Nivea is placing ads for its line of men's skincare and grooming products in Ubisoft's "Splinter Cell: Double Agent." "Double Agent" is the most recent installation of one of the more successful franchises currently being developed, and is certainly a good place for in-game ads--modern cityscapes and settings abound, with lots of opportunities for product placement and virtual outdoor ads.
But Nivea took the idea a step further, looking to integrate their creative with the theme of the game. The company created a Web site, The Good Side, and works with the taglines "There are many faces of evil, don't let yours be one of them," and "The 'good guy' almost never has a beard."
Here's a link to the box art of "Double Agent." On the cover is Sam Fisher, the star and player-controlled character of the franchise. Take a quick look at him, and ask yourself, does he look like a man who takes skin care very seriously? In the course of the Splinter Cell Series, Fisher has defused bombs, broken into high security compounds, and snapped terrorists' necks on four continents, and he's done it with a 5 o'clock shadow that suggests that he spends his mornings cleaning his SC-20k assault rifle and sharpening his combat knife instead of using Nivea-branded products.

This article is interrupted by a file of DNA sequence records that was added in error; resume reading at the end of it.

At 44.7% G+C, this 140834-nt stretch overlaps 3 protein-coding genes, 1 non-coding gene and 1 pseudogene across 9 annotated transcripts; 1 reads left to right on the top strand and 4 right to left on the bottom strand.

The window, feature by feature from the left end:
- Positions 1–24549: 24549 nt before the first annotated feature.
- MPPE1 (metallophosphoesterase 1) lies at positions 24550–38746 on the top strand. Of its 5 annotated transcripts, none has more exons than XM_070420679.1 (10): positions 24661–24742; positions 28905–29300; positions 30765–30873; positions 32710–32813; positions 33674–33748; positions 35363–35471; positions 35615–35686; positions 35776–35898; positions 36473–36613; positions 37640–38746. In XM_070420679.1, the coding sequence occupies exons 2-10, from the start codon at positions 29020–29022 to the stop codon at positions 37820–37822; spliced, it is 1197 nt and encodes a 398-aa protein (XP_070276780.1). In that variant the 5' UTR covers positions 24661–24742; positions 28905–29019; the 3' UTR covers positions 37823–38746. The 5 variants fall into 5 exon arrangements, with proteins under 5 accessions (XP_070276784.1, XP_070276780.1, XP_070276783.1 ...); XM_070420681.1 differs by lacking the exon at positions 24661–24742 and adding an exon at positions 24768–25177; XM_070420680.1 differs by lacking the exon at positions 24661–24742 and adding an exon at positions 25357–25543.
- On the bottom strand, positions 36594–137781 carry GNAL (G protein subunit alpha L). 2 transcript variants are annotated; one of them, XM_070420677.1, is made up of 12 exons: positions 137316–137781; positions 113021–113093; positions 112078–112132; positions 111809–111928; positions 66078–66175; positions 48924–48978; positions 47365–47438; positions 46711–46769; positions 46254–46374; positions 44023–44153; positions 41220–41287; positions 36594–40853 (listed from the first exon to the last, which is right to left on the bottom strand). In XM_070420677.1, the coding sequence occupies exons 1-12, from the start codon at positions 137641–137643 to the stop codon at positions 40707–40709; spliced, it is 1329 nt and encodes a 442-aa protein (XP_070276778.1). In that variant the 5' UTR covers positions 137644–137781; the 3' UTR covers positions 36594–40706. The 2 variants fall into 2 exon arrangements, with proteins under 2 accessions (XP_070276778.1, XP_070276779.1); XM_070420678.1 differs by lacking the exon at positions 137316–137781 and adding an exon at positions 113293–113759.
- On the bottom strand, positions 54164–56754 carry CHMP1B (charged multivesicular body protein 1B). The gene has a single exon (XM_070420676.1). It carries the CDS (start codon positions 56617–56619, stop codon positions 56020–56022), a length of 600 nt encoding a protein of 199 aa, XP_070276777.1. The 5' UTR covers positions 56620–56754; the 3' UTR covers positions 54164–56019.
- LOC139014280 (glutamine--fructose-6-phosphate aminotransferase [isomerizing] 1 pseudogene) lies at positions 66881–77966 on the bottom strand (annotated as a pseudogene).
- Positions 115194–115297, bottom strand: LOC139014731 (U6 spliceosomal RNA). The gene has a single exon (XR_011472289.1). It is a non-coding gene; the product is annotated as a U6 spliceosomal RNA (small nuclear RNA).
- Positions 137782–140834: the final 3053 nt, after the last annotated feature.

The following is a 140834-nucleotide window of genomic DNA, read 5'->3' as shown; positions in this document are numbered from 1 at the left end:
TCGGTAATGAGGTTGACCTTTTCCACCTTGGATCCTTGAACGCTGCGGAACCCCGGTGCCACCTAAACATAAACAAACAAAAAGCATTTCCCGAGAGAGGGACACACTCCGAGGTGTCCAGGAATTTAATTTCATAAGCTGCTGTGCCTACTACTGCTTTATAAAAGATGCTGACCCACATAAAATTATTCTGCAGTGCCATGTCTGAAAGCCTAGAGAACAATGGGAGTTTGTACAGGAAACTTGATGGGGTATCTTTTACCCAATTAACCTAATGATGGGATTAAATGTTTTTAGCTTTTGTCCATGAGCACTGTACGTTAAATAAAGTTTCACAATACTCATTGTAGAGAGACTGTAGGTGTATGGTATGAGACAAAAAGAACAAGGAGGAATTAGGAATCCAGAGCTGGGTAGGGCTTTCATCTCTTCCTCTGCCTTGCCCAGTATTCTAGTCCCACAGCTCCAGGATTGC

Nivea's aim with the campaign was to find a hip way to reach 18- to 24-year-olds, and "Splinter Cell" was a good place to do that. But integrating your product with a game's theme badly is worse than not doing it at all. Gamers have a solid BS detector when it comes to their game worlds, and they can tell when something doesn't quite fit. And try as it might, skin care doesn't go with international anti-terrorism.